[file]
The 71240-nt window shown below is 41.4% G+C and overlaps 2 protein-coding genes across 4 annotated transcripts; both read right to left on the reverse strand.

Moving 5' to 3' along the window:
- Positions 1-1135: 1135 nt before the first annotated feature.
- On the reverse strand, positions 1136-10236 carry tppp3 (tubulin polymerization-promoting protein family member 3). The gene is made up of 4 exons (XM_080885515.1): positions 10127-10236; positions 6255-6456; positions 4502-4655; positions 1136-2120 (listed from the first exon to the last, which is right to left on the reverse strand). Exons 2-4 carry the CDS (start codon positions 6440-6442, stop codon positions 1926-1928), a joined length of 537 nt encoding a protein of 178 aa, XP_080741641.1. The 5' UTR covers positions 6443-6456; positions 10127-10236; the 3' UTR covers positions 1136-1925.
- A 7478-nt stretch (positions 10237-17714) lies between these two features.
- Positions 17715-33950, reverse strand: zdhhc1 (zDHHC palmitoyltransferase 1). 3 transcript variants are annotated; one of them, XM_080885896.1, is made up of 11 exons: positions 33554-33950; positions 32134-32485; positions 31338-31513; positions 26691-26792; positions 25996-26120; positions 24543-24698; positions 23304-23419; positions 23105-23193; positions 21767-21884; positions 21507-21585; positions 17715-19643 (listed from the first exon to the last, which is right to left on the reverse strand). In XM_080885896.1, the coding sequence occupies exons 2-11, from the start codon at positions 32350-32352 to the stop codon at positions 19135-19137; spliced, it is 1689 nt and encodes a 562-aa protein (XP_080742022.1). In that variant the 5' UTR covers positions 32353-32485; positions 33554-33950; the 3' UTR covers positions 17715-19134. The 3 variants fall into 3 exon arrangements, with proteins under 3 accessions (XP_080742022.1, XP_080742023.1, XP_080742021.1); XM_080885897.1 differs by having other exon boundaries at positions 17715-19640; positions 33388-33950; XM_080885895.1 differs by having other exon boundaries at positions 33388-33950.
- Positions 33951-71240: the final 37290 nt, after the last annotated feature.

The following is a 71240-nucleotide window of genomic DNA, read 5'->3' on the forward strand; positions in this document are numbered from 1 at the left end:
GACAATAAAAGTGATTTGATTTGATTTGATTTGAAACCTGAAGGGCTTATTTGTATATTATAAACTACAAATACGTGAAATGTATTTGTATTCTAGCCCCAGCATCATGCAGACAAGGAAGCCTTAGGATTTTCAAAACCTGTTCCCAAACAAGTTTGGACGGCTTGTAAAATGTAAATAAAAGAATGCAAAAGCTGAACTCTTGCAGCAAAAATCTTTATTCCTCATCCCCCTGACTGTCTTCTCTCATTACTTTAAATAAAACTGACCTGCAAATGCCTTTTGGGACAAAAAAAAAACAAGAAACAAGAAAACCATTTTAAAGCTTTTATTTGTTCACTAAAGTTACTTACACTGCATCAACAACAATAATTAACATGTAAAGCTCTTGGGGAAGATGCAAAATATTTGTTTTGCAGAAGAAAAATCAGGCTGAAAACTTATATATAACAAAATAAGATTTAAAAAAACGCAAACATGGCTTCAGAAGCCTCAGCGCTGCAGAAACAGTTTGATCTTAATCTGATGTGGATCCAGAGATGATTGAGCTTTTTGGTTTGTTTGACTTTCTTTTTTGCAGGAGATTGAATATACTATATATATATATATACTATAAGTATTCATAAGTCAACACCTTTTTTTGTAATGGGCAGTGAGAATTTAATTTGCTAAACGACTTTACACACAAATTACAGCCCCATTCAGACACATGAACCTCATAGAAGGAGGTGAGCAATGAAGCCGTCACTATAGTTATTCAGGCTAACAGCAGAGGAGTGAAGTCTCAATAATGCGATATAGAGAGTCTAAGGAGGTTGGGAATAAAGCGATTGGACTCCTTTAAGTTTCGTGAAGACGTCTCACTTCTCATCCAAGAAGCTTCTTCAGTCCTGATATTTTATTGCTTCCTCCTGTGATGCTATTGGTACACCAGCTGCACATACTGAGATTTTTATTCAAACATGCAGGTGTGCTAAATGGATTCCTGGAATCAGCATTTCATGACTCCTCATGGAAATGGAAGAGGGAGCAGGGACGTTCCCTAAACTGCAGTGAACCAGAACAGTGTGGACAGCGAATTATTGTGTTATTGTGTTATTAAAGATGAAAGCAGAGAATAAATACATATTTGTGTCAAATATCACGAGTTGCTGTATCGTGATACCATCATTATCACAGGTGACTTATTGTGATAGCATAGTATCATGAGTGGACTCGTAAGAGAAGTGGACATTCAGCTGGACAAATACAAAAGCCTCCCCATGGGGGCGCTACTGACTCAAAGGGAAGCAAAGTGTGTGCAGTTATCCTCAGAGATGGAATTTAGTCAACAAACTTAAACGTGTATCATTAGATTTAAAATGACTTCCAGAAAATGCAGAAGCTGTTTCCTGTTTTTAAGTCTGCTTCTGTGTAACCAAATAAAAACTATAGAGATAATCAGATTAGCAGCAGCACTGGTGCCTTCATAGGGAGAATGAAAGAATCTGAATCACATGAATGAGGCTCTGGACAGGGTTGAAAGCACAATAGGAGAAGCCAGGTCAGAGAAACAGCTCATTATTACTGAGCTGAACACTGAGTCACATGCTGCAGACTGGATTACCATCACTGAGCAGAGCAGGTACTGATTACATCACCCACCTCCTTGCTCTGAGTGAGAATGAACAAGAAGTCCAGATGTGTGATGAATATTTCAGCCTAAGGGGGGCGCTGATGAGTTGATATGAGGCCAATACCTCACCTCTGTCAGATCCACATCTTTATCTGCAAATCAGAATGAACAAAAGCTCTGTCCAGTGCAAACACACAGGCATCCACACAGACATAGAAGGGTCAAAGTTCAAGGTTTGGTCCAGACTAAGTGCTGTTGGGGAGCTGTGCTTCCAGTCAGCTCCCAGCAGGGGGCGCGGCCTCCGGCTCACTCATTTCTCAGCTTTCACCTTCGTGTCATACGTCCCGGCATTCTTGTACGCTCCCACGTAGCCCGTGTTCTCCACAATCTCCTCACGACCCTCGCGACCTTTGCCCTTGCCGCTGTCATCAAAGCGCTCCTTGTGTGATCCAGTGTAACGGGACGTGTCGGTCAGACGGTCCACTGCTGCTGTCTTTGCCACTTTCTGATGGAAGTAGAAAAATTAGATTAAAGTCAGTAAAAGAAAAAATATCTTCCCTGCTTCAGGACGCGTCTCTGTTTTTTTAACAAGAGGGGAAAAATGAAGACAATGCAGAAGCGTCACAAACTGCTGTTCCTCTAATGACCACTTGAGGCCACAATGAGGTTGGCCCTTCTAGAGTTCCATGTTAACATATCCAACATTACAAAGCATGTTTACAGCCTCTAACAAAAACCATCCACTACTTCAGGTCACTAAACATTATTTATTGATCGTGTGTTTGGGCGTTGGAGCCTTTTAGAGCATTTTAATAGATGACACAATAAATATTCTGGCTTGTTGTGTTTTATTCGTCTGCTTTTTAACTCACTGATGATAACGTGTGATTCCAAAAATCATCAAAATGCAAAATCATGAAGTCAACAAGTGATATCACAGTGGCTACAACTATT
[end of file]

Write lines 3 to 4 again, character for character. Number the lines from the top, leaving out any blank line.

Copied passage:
- Positions 1-1135: 1135 nt before the first annotated feature.
- On the reverse strand, positions 1136-10236 carry tppp3 (tubulin polymerization-promoting protein family member 3). The gene is made up of 4 exons (XM_080885515.1): positions 10127-10236; positions 6255-6456; positions 4502-4655; positions 1136-2120 (listed from the first exon to the last, which is right to left on the reverse strand). Exons 2-4 carry the CDS (start codon positions 6440-6442, stop codon positions 1926-1928), a joined length of 537 nt encoding a protein of 178 aa, XP_080741641.1. The 5' UTR covers positions 6443-6456; positions 10127-10236; the 3' UTR covers positions 1136-1925.